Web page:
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Constitutionality of Chiwenga appointment as Health and Child Care minister

17 Aug 2020 at 21:35hrs | Views
DEAR Cde President,

THE legal fraternity was thrown into confusion last week when the Chief Secretary to the President and Cabinet Misheck Sibanda announced the appointment of Vice-President Constantino Chiwenga as the new Health and Child Care minister.
What followed were conflicting views from a number of those regarded as the top legal minds in the country with regards to the constitutionality of this development.

While Tendai Biti and Fadzayi Mahere were of the view that this appointment is unconstitutional citing section 103 of the Constitution, they seem to have been silenced by the argument of constitutional lawyer Lovemore Madhuku as concurred by Advocate Thabani Mpofu, that the appointment was legal and therefore constitutional citing that a similar case had been decided by the Constitutional Court.

This case had been brought before the courts to challenge your presiding over the Ministry of Justice when you were Vice-President a few years ago.

This communiqué seeks to revisit the very constitutional provisions from which your authority was derived from in making the appointment, only then can an accurate conclusion be arrived at about the constitutionality of the appointment.

This is very important as it has, firstly, the potential to affect the validity of all the decisions, activities and functions that the Vice-President will undertake from August 4, 2020 until the date and time you will find it necessary to appoint someone else in that position of Health and Child Care minister.

Secondly, I believe you and the country stands to benefit immensely if the constitutional supremacy is upheld in its sacrosanct shroud.

The country at the moment is being vilified the world over for failing to uphold constitutional human rights, and so it cannot afford to let slip and give the same critics more fodder to fuel the disparagement.

We understand President, that we are in a time of a crisis with the COVID-19 pandemic ravaging economies of the world including ours to the ground, and yet we will stand to lose more should it be found at a date in future that all the actions of the Vice-President in the present critical Health ministry were invalid to the extent of their inconsistency with the Constitution, needing a reversal of all such actions which will definitely come at a huge monetary and logistical cost to the fiscus.

It is, therefore, imperative that as a citizen of our beloved country, I invite you to revisit the appointment through the lenses which I will depict and clarify below.

Section 103 of the 2013 Constitution of the Republic of Zimbabwe provides that the incumbent President and Vice-Presidents shall not directly or indirectly hold any other public office or be employed by anyone as long as they are still in office.

The same provision also stipulates that a former President and Vice-President shall not directly or indirectly hold any public office or be employed by anyone as long as they are earning their pension benefits.

Section 104(1) then provides that the President has the authority to "appoint" ministers and to assign functions to them, including the administration of any Act of Parliament, ministry or department. It goes further to say the President may reserve for himself or herself the administration of an Act, ministry or department.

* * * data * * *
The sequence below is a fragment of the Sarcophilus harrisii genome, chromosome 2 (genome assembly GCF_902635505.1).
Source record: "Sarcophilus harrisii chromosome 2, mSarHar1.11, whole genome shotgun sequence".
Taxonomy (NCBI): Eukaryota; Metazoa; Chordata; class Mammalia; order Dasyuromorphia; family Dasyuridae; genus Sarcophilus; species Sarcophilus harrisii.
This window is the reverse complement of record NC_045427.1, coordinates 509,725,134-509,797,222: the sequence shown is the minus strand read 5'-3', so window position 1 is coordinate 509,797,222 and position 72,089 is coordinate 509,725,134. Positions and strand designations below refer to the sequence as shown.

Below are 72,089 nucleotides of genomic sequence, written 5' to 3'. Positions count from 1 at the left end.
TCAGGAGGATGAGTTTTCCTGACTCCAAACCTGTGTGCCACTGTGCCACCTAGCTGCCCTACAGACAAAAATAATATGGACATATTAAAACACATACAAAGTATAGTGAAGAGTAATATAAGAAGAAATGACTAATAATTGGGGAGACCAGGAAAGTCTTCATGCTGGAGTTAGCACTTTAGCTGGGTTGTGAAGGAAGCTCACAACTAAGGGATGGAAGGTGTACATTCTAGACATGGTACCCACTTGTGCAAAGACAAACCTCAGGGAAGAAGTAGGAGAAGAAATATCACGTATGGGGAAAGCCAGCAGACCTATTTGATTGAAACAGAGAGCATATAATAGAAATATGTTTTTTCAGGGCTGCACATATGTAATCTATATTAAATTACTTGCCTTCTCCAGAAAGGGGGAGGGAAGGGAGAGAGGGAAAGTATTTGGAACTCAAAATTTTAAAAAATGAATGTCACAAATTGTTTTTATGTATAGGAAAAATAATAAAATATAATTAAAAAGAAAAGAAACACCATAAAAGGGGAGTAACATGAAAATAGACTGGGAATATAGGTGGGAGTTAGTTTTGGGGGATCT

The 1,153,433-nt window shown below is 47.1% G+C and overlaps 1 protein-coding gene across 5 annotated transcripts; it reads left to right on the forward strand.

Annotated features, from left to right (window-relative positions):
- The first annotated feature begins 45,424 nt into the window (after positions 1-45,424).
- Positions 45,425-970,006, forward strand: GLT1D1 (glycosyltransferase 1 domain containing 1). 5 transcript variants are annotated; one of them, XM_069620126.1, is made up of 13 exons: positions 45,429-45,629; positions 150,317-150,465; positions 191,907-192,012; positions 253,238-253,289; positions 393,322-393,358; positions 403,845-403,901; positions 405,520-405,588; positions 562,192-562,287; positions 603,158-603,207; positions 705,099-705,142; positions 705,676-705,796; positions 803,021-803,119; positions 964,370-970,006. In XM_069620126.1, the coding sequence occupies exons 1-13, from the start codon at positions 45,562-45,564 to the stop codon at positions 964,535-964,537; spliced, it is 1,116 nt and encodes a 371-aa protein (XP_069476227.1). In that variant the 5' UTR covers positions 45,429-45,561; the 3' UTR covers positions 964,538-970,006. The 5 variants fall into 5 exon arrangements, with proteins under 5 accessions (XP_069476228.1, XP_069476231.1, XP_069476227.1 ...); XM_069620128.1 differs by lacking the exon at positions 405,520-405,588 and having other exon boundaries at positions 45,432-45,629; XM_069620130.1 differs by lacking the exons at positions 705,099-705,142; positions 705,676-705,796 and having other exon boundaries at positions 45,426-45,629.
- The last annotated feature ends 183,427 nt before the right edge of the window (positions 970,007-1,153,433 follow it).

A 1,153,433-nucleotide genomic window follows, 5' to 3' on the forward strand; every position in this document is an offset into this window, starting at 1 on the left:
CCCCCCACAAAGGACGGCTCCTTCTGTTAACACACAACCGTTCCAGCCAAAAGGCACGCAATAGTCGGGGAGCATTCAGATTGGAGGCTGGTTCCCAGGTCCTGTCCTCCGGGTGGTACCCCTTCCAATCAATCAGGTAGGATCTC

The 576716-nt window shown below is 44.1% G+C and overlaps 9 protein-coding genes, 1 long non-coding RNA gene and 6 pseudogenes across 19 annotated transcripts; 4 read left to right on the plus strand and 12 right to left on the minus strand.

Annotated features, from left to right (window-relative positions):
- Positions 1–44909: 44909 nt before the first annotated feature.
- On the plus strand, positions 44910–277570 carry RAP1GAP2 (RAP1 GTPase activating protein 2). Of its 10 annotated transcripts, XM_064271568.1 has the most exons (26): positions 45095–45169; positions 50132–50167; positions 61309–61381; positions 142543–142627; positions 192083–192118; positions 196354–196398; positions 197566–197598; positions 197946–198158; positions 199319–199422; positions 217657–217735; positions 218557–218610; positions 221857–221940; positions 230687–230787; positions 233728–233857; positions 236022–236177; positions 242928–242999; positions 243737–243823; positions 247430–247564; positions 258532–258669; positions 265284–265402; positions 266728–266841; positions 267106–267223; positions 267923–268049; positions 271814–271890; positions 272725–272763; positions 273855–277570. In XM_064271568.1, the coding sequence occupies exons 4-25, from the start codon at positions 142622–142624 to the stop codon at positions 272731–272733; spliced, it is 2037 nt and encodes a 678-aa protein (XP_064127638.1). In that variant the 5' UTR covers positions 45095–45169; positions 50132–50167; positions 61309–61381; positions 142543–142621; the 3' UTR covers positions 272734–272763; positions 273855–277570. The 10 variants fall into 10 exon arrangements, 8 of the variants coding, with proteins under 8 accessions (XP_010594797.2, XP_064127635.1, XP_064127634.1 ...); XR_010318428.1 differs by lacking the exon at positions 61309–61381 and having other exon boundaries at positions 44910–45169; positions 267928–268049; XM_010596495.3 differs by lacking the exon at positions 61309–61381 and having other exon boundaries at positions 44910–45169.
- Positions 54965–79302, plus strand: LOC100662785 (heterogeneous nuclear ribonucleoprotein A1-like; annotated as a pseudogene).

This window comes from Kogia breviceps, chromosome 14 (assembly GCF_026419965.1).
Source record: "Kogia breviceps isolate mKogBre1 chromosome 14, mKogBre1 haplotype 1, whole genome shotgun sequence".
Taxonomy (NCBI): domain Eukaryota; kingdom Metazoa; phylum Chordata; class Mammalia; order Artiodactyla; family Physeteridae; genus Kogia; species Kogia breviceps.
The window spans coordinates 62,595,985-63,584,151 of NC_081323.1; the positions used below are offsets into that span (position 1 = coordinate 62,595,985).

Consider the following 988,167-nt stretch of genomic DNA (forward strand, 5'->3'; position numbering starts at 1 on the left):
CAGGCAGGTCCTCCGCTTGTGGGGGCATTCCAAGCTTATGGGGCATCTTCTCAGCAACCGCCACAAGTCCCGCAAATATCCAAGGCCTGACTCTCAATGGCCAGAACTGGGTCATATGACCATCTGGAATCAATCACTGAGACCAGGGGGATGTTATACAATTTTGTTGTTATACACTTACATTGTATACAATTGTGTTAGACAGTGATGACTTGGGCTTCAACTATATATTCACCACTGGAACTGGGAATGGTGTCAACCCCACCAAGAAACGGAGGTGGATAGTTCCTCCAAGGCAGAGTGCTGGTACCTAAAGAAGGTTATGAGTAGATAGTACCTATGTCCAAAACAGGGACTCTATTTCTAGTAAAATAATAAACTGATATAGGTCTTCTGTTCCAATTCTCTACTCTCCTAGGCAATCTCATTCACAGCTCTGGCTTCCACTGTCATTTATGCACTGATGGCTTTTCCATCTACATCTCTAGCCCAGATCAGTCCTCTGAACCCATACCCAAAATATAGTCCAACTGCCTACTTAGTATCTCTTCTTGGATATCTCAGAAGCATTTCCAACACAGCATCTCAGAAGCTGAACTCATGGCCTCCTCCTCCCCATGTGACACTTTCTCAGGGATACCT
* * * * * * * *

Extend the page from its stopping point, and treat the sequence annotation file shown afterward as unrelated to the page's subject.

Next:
From this subsection (1), it is clear there are two distinct roles, appointment or administration. While ministers are to be appointed to act as substantive ministers, the President himself can only administer a ministry, department or an Act.

Therefore, the President cannot be appointed as minister for practical reasons, that the President cannot appoint himself as a minister and swear himself in, as ministers are sworn in by the President.

Further, it could also have been a reason that the office of the President is so much involved such that to also be responsible for a ministry full time would be wearisome.

However, section 103 clearly puts the Vice-Presidents in this same bracket as well, by stipulating that they cannot hold any other public office directly or indirectly as long as they are in office, or receiving pension benefits.

Section 99 of the same Constitution then provides that the Vice-Presidents assist the President in the discharge of his or her functions and any other functions, including the administration of an Act, ministry or department that the President may assign to them.

Read with section 104 above, the functions of a President with regards to an Act, ministry or department are only limited to administration and not appointment.

This is why section 104(1) says the President may reserve for himself the administration of an Act, ministry or department.

So if the duties of the VicePresidents is to assist the President in his functions, it means the Vice-Presidents can also only administer an Act, ministry or department.

The VicePresidents therefore, cannot do what the President cannot do with regard to an Act, ministry or department.

The same Section 99 clearly provides that the Vice-Presidents are to carry out functions assigned to them, with regards to the administration of an Act, ministry or department.

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Robert Sigauke is a political and legal commentator based in Johannesburg South Africa. He writes in his capacity.

Source - newsday
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